We can witness the patterns of flow and fluidity in various aspects of the natural world – the way schools of fish traverse the depths of the ocean, the way murmurations of migratory starlings fly in perfect ethereal synchronization, the movement of ocean waves and clouds in the sky or even in the atmosphere of the planet Jupiter! Flow is everywhere in nature and being in a state of flow, it may be suggested, is to tap into the infinite reservoirs of energy that are inherent in nature – to become a part of nature and the natural universe and to be energized by the energy currents inherent in nature.
Patterns of flow, characterized by interweaving, swirls, spirals, vortices and fluidity, are found in many ancient and modern artistic traditions, including in Celtic art and symbols, Indian and Tibetan mandalas, and Chinese and Japanese paintings. Patterns of spirals and vortices, especially the Fibonacci spiral, occur everywhere in nature, suggesting that it is fundamental to the flow of energy currents in nature.
Patterns of flow are found in many ancient and modern artistic traditions
One might wonder how being in the flow state, especially in concert with a group of people, may differ from conditions of conformity and/or groupthink. I would argue that there is a very clear distinction between the two psychological states. Groupthink or conformity occurs under conditions of fear and uncertainty, I would argue – when a group of people are brought together by shared fears or a common enemy into a shared, common purpose which typically involves surrendering one’s individuality and embracing a shared, thoughtless common goal, e.g. participating in a lynch mob or complying with government mandates, etc. On the other hand, being in a state of flow is characterized by people acting in concert voluntarily, for a shared higher cause – a common purpose that is greater than themselves. It does not imply surrendering one’s individuality but, rather, the shedding of personal ego, in order to be in synchronization with a higher order. E.g. being a concert musician or participating in team sports. In other words, being a team player and collaborating effectively with others towards a shared purpose.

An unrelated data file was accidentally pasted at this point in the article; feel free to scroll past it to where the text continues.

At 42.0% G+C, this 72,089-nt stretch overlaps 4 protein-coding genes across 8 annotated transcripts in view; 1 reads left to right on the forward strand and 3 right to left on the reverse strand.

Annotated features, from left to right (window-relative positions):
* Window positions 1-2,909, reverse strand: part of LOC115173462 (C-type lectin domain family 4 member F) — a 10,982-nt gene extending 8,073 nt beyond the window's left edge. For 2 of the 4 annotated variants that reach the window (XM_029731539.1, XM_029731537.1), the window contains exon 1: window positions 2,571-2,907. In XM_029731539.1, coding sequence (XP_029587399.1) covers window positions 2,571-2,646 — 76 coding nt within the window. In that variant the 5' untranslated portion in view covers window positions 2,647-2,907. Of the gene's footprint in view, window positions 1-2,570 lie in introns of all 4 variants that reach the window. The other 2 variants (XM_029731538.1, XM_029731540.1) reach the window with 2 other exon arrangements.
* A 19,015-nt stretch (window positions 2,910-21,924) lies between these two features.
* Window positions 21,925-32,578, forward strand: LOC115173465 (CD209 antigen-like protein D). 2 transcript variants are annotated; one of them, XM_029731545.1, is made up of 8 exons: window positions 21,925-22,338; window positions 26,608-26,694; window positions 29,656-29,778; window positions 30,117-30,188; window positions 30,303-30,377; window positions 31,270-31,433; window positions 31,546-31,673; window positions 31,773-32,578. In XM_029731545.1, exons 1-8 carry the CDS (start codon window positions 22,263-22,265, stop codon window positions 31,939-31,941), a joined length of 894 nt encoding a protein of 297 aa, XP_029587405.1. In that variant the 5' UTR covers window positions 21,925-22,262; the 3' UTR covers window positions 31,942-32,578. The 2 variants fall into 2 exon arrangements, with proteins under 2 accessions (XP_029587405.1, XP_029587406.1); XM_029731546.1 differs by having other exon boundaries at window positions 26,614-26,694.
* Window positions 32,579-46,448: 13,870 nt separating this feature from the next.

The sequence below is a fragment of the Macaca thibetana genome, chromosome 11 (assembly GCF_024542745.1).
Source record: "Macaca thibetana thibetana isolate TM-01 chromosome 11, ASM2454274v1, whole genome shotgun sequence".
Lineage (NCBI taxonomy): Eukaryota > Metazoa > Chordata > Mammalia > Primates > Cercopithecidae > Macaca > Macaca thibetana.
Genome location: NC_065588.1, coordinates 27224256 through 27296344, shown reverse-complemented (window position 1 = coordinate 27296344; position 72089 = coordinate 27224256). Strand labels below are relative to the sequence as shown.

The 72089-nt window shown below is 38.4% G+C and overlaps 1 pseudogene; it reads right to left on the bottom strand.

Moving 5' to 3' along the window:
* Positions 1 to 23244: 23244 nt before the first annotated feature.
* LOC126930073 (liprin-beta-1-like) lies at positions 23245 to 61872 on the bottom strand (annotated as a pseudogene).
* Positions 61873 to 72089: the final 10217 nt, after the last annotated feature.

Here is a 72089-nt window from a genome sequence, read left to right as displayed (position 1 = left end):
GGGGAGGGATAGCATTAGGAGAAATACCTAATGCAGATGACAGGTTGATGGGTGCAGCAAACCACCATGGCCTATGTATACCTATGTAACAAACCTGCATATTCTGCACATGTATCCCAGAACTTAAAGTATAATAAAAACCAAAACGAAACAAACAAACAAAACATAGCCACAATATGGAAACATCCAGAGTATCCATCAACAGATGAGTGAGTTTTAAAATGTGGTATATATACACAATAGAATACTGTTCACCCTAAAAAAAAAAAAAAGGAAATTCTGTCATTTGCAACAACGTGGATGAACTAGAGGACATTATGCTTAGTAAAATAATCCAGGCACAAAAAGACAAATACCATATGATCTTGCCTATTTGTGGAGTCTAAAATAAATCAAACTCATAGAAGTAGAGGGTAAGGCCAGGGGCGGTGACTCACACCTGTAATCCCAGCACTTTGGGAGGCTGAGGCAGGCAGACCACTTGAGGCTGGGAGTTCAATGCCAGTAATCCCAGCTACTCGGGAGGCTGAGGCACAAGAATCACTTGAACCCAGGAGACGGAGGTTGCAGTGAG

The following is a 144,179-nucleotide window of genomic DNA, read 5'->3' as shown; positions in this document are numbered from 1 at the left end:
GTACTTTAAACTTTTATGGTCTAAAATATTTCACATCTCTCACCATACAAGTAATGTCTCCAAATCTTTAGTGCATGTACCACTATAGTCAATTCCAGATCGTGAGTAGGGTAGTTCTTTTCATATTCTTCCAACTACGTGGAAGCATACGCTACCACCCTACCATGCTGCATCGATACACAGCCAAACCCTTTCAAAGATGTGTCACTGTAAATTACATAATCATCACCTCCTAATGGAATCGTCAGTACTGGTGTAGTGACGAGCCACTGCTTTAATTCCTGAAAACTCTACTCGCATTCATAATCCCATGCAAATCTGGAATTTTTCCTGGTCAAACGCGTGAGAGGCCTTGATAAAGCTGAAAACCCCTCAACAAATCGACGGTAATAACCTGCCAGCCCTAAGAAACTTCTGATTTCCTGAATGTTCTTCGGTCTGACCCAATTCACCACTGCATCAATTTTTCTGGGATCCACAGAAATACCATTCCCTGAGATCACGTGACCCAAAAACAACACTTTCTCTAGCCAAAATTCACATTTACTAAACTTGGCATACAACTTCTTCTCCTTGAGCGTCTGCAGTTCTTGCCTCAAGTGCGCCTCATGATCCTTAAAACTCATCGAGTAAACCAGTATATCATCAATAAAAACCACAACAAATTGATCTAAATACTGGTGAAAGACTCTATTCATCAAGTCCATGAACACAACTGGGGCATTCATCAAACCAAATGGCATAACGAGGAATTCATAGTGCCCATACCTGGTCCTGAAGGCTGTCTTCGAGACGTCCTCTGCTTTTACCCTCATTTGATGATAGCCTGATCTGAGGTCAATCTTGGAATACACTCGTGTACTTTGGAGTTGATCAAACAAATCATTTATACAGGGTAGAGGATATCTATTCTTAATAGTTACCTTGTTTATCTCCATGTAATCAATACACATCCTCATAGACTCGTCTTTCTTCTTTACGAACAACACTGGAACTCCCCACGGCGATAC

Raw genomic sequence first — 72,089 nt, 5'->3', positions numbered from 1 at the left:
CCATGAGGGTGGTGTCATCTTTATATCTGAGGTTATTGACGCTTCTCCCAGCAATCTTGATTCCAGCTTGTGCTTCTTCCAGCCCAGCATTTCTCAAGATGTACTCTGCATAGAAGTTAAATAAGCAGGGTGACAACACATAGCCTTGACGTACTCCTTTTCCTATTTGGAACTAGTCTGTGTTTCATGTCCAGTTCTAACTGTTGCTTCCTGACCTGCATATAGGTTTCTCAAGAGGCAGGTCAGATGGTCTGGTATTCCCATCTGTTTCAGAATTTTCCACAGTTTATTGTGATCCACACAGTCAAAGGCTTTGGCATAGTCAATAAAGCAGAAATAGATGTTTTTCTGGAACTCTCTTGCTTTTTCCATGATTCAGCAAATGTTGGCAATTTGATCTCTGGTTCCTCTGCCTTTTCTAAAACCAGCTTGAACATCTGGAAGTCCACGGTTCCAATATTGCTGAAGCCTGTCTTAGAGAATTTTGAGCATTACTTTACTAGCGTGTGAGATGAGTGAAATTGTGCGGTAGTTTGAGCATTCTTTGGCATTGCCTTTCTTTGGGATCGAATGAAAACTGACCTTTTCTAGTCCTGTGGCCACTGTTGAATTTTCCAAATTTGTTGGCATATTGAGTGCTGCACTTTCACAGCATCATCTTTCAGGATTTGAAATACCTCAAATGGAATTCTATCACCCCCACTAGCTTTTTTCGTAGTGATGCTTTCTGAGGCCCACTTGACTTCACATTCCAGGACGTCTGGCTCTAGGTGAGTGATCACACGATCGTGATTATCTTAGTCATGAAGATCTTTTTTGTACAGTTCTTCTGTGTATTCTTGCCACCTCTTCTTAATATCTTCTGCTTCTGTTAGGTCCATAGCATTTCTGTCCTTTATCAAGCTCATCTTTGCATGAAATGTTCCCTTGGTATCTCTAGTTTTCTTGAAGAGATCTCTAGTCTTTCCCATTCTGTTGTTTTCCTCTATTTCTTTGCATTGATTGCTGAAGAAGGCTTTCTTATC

Viktor Schauberger and Fluid Dynamics
Austrian engineer Viktor Schauberger spent a lifetime studying the fluid and vortex dynamics of flowing water. He leveraged his observations into the construction of ingenious devices including, apparently, small scale power generators and a device that created a “dia-magnetic field” – a kind of anti-gravity field. His story is a tragic one, however, as he was forcibly recruited by the Nazis during WWII and ordered to weaponize his knowledge of fluid dynamics. When he refused to comply, he was detained in the Mauthausen Nazi death camp in Austria and coerced into working on a prototype for an anti-gravity “flying saucer.” He is even said to have built an anti-gravity device known as the Repulsine to power the airborne vehicle, but his efforts were cut short by the end of the war.
It is arguable whether these reports are verifiable, but clearly, there appears to be something in Schauberger’s work pointing to fluid dynamics as a mechanism for the transfer of energy in nature – a clear indication that nature flows and transfers energy using currents with swirls, spirals and vortices – that these are elemental forms in nature, it would seem.
If nature is largely constituted of patterns of flow – currents of swirls, spirals, vortices, etc. – by which energy is transferred – then it stands to reason that being in a state of flow must involve participating, somehow, in these patterns of flow. A surfer, for example, can only surf ocean waves by allowing their own bodily movements to coordinate with the flow of the ocean currents – being agile and in flow. If they were to become stiff or rigid on the surfboard, they wouldn’t last long on the waves. To surf well, therefore, one must be in a state of flow and in synchronization with the flow of the ocean waves.
The Urban Grid versus the Flow of Nature